Denis Coderre is fending off criticism over a decision by Montreal-area mayors to oppose the Energy East pipeline project, with political leaders from both sides of the country saying the city should put national interests ahead of local concerns.
The Montreal Metropolitan Community, a grouping of 82 Montreal-area municipalities that's led by the Montreal mayor, came out Thursday against the Energy East plan.
The group's opposition is the latest challenge to TransCanada's proposed project, which would carry 1.1 million barrels a day of oilsands crude through Quebec to an export terminal in Saint John, N.B.
- Energy East pipeline: Can Montreal mayors block the project?
- Energy East rejection is 'denying the livelihood of other Canadians,' says Ambrose
- Montreal Mayor Denis Coderre says Energy East pipeline too risky
Coderre said the decision was based in part on the findings of public consultations held by the MMC last fall that heard extensive concerns about possible environmental impacts of the project.
The announcement sparked a torrent of criticism from western Canada, including rebukes from federal Conservative Party interim leader Rona Ambrose, Calgary Mayor Naheed Nenshi, Alberta's finance minister Joe Ceci and Saskatchewan Premier Brad Wall.
"I trust Montreal area mayors will politely return their share of $10B in equalization supported by west," Wall wrote on Twitter.
Coderre fired back at Wall on Friday, tweeting in French that the Montreal Metropolitan Community represents four million people while the entire province of Saskatchewan has a population of 1.13 million.
Population de la Communauté Métropolitaine de Montréal: 4 millions... Population de la Saskatchewan: 1.13 millions....— @DenisCoderre
Coderre also tweeted that Quebec taxpayers support Saskatchewan through federal grants.
Wildrose versus Coderre
Coderre also took to the airwaves in Alberta Thursday to take on comments by Brian Jean, leader of the provincial Wildrose Party.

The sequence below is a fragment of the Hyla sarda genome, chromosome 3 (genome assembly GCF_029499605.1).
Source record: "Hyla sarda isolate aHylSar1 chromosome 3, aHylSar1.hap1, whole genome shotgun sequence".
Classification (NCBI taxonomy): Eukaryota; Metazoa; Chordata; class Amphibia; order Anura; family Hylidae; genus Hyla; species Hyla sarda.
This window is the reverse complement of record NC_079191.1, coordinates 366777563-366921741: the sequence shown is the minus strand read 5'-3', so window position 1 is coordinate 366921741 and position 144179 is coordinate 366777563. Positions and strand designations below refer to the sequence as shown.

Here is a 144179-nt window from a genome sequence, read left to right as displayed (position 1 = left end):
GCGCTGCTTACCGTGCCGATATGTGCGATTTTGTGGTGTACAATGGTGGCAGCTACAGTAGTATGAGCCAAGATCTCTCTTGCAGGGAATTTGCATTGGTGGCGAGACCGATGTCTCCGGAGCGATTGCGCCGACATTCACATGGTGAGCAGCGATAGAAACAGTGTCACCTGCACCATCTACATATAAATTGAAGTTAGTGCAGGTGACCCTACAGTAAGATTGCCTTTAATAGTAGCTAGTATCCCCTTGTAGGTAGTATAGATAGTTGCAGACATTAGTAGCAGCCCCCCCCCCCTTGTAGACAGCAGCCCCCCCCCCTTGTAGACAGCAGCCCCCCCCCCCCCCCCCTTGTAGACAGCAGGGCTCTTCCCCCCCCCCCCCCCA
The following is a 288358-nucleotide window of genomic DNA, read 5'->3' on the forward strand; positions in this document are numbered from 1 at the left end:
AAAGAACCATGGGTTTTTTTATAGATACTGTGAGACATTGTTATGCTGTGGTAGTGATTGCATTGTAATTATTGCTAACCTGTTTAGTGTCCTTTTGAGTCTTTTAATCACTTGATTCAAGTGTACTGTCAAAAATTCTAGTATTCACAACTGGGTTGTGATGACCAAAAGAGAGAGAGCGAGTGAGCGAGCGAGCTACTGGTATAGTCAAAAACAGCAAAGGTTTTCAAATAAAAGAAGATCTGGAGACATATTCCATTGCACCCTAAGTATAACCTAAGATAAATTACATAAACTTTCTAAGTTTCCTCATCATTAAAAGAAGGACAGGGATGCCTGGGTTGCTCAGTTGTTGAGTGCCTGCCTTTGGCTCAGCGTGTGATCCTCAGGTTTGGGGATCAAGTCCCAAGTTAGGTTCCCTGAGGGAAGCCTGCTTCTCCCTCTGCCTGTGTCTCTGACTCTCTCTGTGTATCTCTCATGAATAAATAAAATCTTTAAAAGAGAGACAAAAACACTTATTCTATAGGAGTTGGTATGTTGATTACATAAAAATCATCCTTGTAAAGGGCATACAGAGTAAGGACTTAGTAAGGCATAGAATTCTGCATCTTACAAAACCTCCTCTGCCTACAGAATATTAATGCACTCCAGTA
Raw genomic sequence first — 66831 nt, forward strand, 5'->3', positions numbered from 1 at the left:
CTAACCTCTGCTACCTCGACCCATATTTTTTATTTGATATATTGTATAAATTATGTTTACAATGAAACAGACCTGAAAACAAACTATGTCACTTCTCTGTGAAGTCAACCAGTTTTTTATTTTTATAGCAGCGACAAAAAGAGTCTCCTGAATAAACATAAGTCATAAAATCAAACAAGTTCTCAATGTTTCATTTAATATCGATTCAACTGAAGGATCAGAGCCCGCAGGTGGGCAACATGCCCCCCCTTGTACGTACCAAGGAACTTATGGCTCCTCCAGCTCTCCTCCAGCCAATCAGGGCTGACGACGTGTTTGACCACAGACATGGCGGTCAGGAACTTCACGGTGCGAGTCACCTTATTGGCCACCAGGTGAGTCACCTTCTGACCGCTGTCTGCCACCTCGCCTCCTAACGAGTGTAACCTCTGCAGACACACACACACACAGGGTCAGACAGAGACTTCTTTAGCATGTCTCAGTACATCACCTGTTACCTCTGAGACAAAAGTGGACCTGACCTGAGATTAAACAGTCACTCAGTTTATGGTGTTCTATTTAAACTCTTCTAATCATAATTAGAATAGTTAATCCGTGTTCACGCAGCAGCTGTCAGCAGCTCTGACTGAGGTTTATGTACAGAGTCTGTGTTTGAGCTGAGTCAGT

Jean issued a statement Thursday that called Montreal's opposition to Energy East on environmental grounds "hypocritical" given the city's decision to dump eight billion litres of untreated sewage into the St. Lawrence River last fall.
Coderre said the comparison doesn't work.
"[Wastewater] dumps happen everywhere in Canada," he said.
"An oil spill can't just be turned off, and it would affect multiple waterways, including water basins and groundwater — you have to take all of this into consideration."
Coderre also pointed to the fact it's not just Montreal that's opposing Energy East, but communities in Ontario and First Nations communities in both Ontario and Quebec.
'We have to be working together'
On Friday, New Brunswick Premier Brian Gallant added his voice to the chorus questioning Coderre and the MMC.
Speaking from the World Economic Forum in Davos, Switzerland, Gallant said Energy East is important for his province, where the pipeline would feed an oil export terminal in Saint John.
"We have to be focused on creating jobs and growing the economy," he said.
"We have to be working together… This is a project that could help us stimulate the economy, create jobs and help ensure that there's long-term economic growth."
That sentiment was echoed by Yves-Thomas Dorval, President of the Quebec Employers Council.
Dorval told CBC Montreal's Daybreak Friday that Montreal should be cooperating with the rest of Canada to create "the best economic environment for the country."
"We support the business and economic case for the pipeline," he said.
Dorval acknowledged, however, that environmental concerns about the Energy East project remain that TransCanada needs to address.
In that sense, Dorval said the MMC's decision was "legitimate."
"They did what they had to do. It was a consultation and there are real risks that have to be evaluated," he said.